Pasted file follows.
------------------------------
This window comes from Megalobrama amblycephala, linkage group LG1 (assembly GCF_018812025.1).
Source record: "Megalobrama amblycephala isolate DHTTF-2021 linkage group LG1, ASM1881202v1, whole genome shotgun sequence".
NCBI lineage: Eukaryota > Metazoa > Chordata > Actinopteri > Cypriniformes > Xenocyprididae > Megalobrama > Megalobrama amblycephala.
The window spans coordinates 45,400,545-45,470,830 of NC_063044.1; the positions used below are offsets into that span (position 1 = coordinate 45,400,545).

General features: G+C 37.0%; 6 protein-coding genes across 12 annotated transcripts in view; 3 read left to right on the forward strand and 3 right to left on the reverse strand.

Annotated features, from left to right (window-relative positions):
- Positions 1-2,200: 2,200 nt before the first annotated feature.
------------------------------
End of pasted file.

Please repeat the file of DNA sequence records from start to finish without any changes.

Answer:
This window comes from Megalobrama amblycephala, linkage group LG1 (assembly GCF_018812025.1).
Source record: "Megalobrama amblycephala isolate DHTTF-2021 linkage group LG1, ASM1881202v1, whole genome shotgun sequence".
NCBI lineage: Eukaryota > Metazoa > Chordata > Actinopteri > Cypriniformes > Xenocyprididae > Megalobrama > Megalobrama amblycephala.
The window spans coordinates 45,400,545-45,470,830 of NC_063044.1; the positions used below are offsets into that span (position 1 = coordinate 45,400,545).

General features: G+C 37.0%; 6 protein-coding genes across 12 annotated transcripts in view; 3 read left to right on the forward strand and 3 right to left on the reverse strand.

Annotated features, from left to right (window-relative positions):
- Positions 1-2,200: 2,200 nt before the first annotated feature.